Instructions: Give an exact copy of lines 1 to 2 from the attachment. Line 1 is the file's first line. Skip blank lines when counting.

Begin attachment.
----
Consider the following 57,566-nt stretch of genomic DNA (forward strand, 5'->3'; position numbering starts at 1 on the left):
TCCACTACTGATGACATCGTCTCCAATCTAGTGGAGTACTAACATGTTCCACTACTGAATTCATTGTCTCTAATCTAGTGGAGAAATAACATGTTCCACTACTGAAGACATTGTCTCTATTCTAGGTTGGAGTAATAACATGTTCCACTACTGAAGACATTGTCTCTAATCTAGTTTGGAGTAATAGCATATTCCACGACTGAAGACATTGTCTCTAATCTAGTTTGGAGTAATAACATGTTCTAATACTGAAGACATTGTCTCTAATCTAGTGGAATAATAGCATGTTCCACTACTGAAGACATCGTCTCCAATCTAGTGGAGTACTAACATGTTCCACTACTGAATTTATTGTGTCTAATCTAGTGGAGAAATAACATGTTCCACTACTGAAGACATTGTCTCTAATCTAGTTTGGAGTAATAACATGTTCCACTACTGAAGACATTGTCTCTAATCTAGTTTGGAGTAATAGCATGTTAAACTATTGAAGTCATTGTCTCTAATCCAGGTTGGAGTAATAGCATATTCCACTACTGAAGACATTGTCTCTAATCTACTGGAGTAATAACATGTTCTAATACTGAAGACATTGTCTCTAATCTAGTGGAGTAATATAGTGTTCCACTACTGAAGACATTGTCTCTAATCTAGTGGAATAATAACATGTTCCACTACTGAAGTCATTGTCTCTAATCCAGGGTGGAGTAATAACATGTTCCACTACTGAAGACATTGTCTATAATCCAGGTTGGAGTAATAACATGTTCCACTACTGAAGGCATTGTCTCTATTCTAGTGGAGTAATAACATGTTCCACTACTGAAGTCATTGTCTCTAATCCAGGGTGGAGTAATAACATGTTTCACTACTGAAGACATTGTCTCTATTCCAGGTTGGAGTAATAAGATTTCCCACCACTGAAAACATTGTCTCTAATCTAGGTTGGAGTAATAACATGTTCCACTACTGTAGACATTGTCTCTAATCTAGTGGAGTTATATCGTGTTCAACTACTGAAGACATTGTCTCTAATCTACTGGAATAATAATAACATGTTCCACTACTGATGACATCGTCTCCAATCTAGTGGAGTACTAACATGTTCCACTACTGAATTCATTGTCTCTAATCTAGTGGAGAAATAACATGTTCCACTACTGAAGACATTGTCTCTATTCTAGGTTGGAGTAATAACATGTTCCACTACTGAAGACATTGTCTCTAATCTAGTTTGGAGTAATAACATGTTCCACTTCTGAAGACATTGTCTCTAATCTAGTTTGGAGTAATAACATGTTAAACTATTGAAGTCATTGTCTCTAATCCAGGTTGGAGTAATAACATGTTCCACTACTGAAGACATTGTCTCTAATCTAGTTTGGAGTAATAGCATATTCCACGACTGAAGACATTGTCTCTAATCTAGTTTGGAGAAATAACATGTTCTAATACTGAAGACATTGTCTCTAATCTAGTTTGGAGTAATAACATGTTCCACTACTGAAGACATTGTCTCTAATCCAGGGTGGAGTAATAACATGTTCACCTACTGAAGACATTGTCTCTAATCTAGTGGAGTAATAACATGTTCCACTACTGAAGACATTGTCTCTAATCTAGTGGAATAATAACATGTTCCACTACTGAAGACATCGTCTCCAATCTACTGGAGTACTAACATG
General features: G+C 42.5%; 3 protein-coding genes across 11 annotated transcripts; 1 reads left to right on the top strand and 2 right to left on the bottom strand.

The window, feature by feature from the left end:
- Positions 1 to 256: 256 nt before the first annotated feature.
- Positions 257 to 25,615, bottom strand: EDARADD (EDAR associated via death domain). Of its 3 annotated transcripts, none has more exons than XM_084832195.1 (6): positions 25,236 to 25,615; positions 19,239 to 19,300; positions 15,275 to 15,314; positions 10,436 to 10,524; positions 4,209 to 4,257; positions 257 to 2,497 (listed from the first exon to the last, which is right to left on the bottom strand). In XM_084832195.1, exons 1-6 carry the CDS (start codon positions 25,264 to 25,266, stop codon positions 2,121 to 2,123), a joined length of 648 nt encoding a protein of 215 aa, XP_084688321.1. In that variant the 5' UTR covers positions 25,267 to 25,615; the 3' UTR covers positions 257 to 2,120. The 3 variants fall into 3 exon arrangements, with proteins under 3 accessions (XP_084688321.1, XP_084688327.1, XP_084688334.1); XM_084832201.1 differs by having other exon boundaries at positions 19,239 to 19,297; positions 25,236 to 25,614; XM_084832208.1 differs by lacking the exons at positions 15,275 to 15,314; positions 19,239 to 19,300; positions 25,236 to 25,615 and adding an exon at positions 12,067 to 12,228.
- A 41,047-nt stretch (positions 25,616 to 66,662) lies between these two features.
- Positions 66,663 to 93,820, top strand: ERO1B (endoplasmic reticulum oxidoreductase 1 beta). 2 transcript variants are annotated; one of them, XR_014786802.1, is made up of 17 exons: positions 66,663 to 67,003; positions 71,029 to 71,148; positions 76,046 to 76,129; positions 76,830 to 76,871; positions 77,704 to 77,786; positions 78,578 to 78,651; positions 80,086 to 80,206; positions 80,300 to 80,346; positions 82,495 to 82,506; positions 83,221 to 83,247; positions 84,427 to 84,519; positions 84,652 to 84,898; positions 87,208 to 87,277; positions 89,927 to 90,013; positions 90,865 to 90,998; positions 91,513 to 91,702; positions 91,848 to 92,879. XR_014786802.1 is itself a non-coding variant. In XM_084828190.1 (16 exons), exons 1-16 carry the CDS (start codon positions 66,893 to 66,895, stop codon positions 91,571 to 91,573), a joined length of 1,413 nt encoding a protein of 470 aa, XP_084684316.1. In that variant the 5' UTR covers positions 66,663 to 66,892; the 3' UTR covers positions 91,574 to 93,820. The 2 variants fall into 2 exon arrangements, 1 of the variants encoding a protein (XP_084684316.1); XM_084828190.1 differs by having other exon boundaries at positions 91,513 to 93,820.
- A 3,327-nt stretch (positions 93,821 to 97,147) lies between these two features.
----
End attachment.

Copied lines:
Consider the following 57,566-nt stretch of genomic DNA (forward strand, 5'->3'; position numbering starts at 1 on the left):
TCCACTACTGATGACATCGTCTCCAATCTAGTGGAGTACTAACATGTTCCACTACTGAATTCATTGTCTCTAATCTAGTGGAGAAATAACATGTTCCACTACTGAAGACATTGTCTCTATTCTAGGTTGGAGTAATAACATGTTCCACTACTGAAGACATTGTCTCTAATCTAGTTTGGAGTAATAGCATATTCCACGACTGAAGACATTGTCTCTAATCTAGTTTGGAGTAATAACATGTTCTAATACTGAAGACATTGTCTCTAATCTAGTGGAATAATAGCATGTTCCACTACTGAAGACATCGTCTCCAATCTAGTGGAGTACTAACATGTTCCACTACTGAATTTATTGTGTCTAATCTAGTGGAGAAATAACATGTTCCACTACTGAAGACATTGTCTCTAATCTAGTTTGGAGTAATAACATGTTCCACTACTGAAGACATTGTCTCTAATCTAGTTTGGAGTAATAGCATGTTAAACTATTGAAGTCATTGTCTCTAATCCAGGTTGGAGTAATAGCATATTCCACTACTGAAGACATTGTCTCTAATCTACTGGAGTAATAACATGTTCTAATACTGAAGACATTGTCTCTAATCTAGTGGAGTAATATAGTGTTCCACTACTGAAGACATTGTCTCTAATCTAGTGGAATAATAACATGTTCCACTACTGAAGTCATTGTCTCTAATCCAGGGTGGAGTAATAACATGTTCCACTACTGAAGACATTGTCTATAATCCAGGTTGGAGTAATAACATGTTCCACTACTGAAGGCATTGTCTCTATTCTAGTGGAGTAATAACATGTTCCACTACTGAAGTCATTGTCTCTAATCCAGGGTGGAGTAATAACATGTTTCACTACTGAAGACATTGTCTCTATTCCAGGTTGGAGTAATAAGATTTCCCACCACTGAAAACATTGTCTCTAATCTAGGTTGGAGTAATAACATGTTCCACTACTGTAGACATTGTCTCTAATCTAGTGGAGTTATATCGTGTTCAACTACTGAAGACATTGTCTCTAATCTACTGGAATAATAATAACATGTTCCACTACTGATGACATCGTCTCCAATCTAGTGGAGTACTAACATGTTCCACTACTGAATTCATTGTCTCTAATCTAGTGGAGAAATAACATGTTCCACTACTGAAGACATTGTCTCTATTCTAGGTTGGAGTAATAACATGTTCCACTACTGAAGACATTGTCTCTAATCTAGTTTGGAGTAATAACATGTTCCACTTCTGAAGACATTGTCTCTAATCTAGTTTGGAGTAATAACATGTTAAACTATTGAAGTCATTGTCTCTAATCCAGGTTGGAGTAATAACATGTTCCACTACTGAAGACATTGTCTCTAATCTAGTTTGGAGTAATAGCATATTCCACGACTGAAGACATTGTCTCTAATCTAGTTTGGAGAAATAACATGTTCTAATACTGAAGACATTGTCTCTAATCTAGTTTGGAGTAATAACATGTTCCACTACTGAAGACATTGTCTCTAATCCAGGGTGGAGTAATAACATGTTCACCTACTGAAGACATTGTCTCTAATCTAGTGGAGTAATAACATGTTCCACTACTGAAGACATTGTCTCTAATCTAGTGGAATAATAACATGTTCCACTACTGAAGACATCGTCTCCAATCTACTGGAGTACTAACATG